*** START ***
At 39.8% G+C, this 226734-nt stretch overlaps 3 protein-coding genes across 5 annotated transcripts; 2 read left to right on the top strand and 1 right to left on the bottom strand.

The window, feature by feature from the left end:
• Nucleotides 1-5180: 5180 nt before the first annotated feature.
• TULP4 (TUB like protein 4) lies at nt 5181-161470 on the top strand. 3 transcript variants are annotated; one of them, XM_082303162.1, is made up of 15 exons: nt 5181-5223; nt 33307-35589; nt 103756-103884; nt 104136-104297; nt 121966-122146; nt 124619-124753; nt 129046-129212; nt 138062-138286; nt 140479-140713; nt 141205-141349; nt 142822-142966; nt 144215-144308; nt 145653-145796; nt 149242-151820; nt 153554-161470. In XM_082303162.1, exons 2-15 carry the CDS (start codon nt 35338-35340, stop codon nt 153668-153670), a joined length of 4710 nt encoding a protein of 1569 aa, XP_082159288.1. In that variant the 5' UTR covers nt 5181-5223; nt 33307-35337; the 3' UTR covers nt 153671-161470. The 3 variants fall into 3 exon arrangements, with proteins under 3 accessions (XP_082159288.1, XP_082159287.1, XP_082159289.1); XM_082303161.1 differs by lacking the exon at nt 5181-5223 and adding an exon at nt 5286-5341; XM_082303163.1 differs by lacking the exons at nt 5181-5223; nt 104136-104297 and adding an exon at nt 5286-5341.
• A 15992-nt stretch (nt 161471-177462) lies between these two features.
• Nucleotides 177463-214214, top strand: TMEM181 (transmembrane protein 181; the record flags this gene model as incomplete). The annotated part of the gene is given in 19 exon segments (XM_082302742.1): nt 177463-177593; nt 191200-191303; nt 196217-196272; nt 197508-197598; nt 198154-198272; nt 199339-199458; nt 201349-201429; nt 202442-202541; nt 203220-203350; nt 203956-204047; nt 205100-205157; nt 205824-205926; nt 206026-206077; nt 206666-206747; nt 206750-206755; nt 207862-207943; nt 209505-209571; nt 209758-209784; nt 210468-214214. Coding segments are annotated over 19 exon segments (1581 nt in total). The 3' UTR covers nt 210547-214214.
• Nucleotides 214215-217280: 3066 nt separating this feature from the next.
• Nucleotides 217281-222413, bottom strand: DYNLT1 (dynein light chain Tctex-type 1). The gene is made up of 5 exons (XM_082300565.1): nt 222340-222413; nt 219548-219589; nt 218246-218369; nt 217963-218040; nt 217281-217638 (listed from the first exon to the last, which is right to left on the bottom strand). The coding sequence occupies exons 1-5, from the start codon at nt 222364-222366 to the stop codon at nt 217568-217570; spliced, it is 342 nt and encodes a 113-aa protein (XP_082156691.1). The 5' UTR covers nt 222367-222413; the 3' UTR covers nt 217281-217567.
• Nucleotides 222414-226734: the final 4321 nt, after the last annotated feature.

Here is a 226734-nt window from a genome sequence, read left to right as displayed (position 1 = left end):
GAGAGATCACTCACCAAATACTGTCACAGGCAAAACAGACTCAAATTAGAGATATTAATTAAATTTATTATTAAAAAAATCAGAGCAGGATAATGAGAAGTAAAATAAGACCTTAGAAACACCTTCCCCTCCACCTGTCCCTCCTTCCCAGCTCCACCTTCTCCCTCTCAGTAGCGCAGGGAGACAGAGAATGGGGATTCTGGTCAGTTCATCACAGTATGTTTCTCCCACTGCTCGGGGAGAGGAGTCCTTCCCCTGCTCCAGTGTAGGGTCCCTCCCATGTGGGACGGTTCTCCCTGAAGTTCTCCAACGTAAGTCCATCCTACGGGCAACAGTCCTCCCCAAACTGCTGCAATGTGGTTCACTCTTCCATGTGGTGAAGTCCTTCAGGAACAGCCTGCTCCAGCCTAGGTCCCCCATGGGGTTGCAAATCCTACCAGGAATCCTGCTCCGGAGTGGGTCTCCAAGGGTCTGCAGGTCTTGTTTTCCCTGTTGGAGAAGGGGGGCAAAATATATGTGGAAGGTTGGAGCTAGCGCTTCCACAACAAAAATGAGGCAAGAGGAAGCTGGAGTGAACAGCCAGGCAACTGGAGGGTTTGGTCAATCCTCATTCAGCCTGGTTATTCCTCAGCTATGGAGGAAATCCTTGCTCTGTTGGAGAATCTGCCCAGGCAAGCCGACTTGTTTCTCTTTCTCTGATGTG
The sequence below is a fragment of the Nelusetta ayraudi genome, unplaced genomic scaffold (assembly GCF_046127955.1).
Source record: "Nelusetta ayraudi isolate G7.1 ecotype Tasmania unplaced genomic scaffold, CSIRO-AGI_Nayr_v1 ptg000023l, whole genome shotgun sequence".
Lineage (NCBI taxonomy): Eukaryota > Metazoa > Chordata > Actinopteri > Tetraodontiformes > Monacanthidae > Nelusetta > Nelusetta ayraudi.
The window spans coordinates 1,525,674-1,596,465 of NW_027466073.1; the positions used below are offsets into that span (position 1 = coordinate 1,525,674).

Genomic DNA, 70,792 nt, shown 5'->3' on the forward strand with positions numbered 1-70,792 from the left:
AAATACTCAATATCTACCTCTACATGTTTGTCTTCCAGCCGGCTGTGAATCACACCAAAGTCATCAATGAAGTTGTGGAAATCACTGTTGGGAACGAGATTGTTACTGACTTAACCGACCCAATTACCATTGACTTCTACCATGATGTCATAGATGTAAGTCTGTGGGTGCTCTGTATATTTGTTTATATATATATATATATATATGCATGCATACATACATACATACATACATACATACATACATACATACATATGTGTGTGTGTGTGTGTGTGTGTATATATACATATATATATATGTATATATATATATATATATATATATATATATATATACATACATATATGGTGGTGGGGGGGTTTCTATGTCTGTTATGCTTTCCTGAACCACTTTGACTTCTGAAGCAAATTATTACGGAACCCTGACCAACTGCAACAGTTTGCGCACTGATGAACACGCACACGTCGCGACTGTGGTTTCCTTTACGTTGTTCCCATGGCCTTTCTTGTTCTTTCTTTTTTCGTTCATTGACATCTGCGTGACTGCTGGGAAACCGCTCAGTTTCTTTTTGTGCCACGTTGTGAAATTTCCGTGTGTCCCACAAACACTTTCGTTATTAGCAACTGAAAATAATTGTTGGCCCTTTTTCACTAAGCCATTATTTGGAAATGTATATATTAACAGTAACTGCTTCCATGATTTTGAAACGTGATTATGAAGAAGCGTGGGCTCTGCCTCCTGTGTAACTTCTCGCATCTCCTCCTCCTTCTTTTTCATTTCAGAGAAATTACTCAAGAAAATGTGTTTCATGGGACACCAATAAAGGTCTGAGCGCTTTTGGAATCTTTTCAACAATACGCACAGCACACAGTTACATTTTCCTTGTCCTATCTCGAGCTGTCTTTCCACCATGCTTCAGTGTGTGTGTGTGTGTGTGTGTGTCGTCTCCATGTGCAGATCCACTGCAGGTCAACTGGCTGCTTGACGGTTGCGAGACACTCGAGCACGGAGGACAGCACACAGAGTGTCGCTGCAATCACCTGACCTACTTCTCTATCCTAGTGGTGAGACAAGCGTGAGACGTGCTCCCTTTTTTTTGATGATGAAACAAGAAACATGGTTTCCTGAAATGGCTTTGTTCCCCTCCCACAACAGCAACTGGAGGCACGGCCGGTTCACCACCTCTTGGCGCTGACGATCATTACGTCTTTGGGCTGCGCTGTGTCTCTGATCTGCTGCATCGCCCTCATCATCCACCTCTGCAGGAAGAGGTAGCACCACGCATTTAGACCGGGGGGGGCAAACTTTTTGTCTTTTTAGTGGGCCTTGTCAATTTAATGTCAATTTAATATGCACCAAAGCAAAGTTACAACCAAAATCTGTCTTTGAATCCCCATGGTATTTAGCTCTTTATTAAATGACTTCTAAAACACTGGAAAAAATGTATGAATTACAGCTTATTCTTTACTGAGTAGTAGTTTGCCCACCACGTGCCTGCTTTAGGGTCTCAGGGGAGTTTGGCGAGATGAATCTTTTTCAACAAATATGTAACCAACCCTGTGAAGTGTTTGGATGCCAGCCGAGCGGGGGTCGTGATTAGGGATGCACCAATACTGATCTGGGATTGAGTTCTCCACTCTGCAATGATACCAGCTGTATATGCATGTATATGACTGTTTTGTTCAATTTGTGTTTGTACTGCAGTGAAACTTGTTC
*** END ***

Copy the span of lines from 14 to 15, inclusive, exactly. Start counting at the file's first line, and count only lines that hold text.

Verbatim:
Lineage (NCBI taxonomy): Eukaryota > Metazoa > Chordata > Actinopteri > Tetraodontiformes > Monacanthidae > Nelusetta > Nelusetta ayraudi.
The window spans coordinates 1,525,674-1,596,465 of NW_027466073.1; the positions used below are offsets into that span (position 1 = coordinate 1,525,674).